Join us this Sunday! In-Person 9:00am & 10:45am, Online 9:00am, 10:45am & 5:00pm

Join us this Sunday! In-Person 9:00am & 10:45am, Online 9:00am, 10:45am & 5:00pm

Join us at the next Sunday worship service:
9:00am & 10:45am,
Online 9:00am, 10:45am & 5:00pm

Week 1 Sermon Questions For Groups

Blessed: a study of the beatitudes: Blessed Are The Poor In Spirit


God talked about the poor in spirit in many different ways: “My hands have made both heaven and earth; they and everything in them are mine. I, the Lord, have spoken! “I will bless those who have humble and contrite hearts, who tremble at my word.” (Isaiah 66:2). “The Lord is close to the brokenhearted; he rescues those whose spirits are crushed.” (Psalm 34:18). “The sacrifice you desire is a broken spirit. You will not reject a broken and repentant heart, O God.” (Psalm 51:17). “The high and lofty one who lives in eternity, the Holy One, says this: “I live in the high and holy place with those whose spirits are contrite and humble. I restore the crushed spirit of the humble and revive the courage of those with repentant hearts.” (Isaiah 57:15)

Something To Talk About:

  1. Happiness and satisfaction are found in experiencing God: Think about your life, or more specifically your day, and make a list of things that make you happy. Now, what if all those things were stripped away from you, could you still be happy? Probably not. True happiness cannot be found apart from God because life apart from Him is never contended and is always concerned. Our God is eternal, His purpose is perfect, and we are forever His. We find pleasure in the God who made us, gives us all things, and works all things for our good. Yes, we delight in the gifts He gives us, but what makes these gifts so special is not the thing given but the One who gives it. Even if the gift is taken away through troubling circumstances, the Giver remains forever with us. To find true happiness you must look to the Lord Jesus, find beauty in His character, fall in love with His work, and stand in awe at what He has done for you and the future you have in Him. Real joy and happiness are found in Him. 
  2. Poor in spirit: a deep sense of spiritual helplessness: Where do you feel helpless? Remember those places in which you felt helpless in the past and God intervened. We really can trust God who is never helpless or without resources. The saying goes that God helps those who help themselves. There is some truth to that. But what do you do when you can’t do anything? How do you help yourself when you have no strength left? Where do you turn when you simply don’t have the resources to meet the needs you have? The Bible says that God helps those who can’t help themselves and know it. We all feel helpless at times, and for good reason—we are helpless. There are so many problems and needs in our lives for which we have no remedy, so many mountains that are too big to climb, and so many challenges that we can’t meet. A feeling of helplessness is a rational response to reality. That is why we need to be dependent on God. 

Discussion Questions:

  1. What kind of person or what kind of character comes to mind when you think of someone “poor in spirit”? What other qualities do they possess?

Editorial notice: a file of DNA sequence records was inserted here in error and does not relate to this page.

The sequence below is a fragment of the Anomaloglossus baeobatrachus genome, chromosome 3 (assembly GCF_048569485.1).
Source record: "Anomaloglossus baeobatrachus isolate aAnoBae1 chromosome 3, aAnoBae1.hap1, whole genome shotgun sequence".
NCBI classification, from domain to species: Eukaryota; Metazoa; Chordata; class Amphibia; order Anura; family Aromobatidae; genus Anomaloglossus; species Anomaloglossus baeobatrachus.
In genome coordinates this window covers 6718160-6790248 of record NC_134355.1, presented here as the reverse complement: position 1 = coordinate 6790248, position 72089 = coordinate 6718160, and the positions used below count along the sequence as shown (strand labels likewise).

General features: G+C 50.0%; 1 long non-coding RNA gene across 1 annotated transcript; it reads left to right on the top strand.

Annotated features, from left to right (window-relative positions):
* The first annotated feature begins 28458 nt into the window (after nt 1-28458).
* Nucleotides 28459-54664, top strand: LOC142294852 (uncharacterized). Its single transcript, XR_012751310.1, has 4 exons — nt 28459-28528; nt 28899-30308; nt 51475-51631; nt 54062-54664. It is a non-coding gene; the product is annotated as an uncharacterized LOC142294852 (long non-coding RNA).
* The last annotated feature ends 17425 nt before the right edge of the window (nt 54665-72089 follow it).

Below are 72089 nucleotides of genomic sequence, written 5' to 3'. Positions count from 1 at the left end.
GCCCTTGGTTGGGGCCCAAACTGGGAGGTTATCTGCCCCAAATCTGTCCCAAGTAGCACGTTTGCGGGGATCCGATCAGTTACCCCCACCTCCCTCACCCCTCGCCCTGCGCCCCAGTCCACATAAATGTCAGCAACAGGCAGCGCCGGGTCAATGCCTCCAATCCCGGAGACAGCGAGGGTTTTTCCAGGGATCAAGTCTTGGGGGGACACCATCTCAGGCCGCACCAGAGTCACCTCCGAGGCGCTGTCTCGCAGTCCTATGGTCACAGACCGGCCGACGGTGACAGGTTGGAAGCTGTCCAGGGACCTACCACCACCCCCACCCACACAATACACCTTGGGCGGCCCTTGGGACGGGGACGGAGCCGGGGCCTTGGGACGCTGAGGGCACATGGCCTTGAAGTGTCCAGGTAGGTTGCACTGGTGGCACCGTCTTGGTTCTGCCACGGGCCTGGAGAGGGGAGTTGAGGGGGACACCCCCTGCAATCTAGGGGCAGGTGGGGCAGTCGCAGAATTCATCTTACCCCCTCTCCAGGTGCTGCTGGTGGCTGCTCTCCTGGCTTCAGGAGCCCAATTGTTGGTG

2. Describe a time when you felt especially poor in spirit—a time when you were keenly aware of your need for God. How did He meet you?
  3. As believers in Christ – are we rich or poor? What would be the attitudes/actions of a “poor though-rich” person compared to a “rich-though-poor” person?
  4. What things do we try to include in our spiritual net worth balance sheet? 
  5. Did this week’s sermon change how you view being poor in spirit? 
  6. One commentary provided this insight into being “poor in spirit”. “This describes those who are humble before God. They have nothing to contribute and have come to the King as helpless and hopeless sinners. There is no arrogance in them, no self-righteousness, no self-sufficiency. They are free from their own pretensions and therefore are free for God…they can do nothing of their own power, possessions or merit to gain entrance.” Based on this insight, why is there a natural inclination to think we have some standing before God, rather than to acknowledge our spiritually bankrupt condition? 
  7. What do the following scriptures say about developing a “poor in spirit” character? 2 Corinthians 6:8-10; 1 Timothy 6:17; James 2:5; and Revelation 3:17-18
  8. What part of the message resonated with you? What would you do differently this week as a result of this week’s sermon? 

Take one thing home with you:

One of the most amazing passages in the Bible is Philippians 2:6-8, in which Paul demonstrates the humility of Christ. The apostle Paul described it this way: “Though he was God,  he did not think of equality with God as something to cling to. Instead, he gave up his divine privileges, he took the humble position of a slave and was born as a human being. When he appeared in human form, he humbled himself in obedience to God and died a criminal’s death on a cross.”

These are probably the strongest verses about humility in the New Testament, and they demonstrate that Jesus’ behavior has always been marked by humility.

When Paul wrote that Jesus existed in the “form” of God, he meant that Jesus wasn’t just a component of God, nor was He a symbol of God. In reality, He was God. As the eternal God Himself, Jesus possessed the splendor, glory, and power of God.

Jesus practiced mind-blowing, unfathomable humility. Think about it for a second. God becomes a man. He goes from heaven to earth. He goes from a throne to a manger. He goes from riches to poverty.